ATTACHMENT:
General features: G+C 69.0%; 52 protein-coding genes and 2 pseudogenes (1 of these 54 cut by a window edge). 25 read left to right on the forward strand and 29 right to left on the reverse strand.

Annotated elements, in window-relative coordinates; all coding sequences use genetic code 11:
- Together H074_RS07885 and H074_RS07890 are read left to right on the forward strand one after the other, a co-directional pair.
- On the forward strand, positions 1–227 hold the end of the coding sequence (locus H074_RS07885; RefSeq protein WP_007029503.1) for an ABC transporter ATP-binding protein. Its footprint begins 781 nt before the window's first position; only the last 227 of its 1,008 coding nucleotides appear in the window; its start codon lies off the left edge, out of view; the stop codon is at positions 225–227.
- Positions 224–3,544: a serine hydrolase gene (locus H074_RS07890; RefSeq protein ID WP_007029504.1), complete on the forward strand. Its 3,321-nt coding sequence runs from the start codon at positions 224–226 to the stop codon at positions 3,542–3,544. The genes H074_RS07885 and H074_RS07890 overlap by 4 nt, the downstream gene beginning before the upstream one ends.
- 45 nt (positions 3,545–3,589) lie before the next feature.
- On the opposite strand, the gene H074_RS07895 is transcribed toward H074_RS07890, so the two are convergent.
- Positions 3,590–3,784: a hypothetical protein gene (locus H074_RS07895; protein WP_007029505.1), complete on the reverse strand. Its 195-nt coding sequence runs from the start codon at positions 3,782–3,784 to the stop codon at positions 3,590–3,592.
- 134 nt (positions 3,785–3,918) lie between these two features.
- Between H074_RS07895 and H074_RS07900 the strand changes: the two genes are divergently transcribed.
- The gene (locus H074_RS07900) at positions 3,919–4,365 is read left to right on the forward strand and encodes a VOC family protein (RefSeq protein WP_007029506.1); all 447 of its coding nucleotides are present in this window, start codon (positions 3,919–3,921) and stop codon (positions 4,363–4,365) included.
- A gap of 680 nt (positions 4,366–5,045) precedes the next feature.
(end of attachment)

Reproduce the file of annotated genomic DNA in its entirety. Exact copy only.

General features: G+C 69.0%; 52 protein-coding genes and 2 pseudogenes (1 of these 54 cut by a window edge). 25 read left to right on the forward strand and 29 right to left on the reverse strand.

Annotated elements, in window-relative coordinates; all coding sequences use genetic code 11:
- Together H074_RS07885 and H074_RS07890 are read left to right on the forward strand one after the other, a co-directional pair.
- On the forward strand, positions 1–227 hold the end of the coding sequence (locus H074_RS07885; RefSeq protein WP_007029503.1) for an ABC transporter ATP-binding protein. Its footprint begins 781 nt before the window's first position; only the last 227 of its 1,008 coding nucleotides appear in the window; its start codon lies off the left edge, out of view; the stop codon is at positions 225–227.
- Positions 224–3,544: a serine hydrolase gene (locus H074_RS07890; RefSeq protein ID WP_007029504.1), complete on the forward strand. Its 3,321-nt coding sequence runs from the start codon at positions 224–226 to the stop codon at positions 3,542–3,544. The genes H074_RS07885 and H074_RS07890 overlap by 4 nt, the downstream gene beginning before the upstream one ends.
- 45 nt (positions 3,545–3,589) lie before the next feature.
- On the opposite strand, the gene H074_RS07895 is transcribed toward H074_RS07890, so the two are convergent.
- Positions 3,590–3,784: a hypothetical protein gene (locus H074_RS07895; protein WP_007029505.1), complete on the reverse strand. Its 195-nt coding sequence runs from the start codon at positions 3,782–3,784 to the stop codon at positions 3,590–3,592.
- 134 nt (positions 3,785–3,918) lie between these two features.
- Between H074_RS07895 and H074_RS07900 the strand changes: the two genes are divergently transcribed.
- The gene (locus H074_RS07900) at positions 3,919–4,365 is read left to right on the forward strand and encodes a VOC family protein (RefSeq protein WP_007029506.1); all 447 of its coding nucleotides are present in this window, start codon (positions 3,919–3,921) and stop codon (positions 4,363–4,365) included.
- A gap of 680 nt (positions 4,366–5,045) precedes the next feature.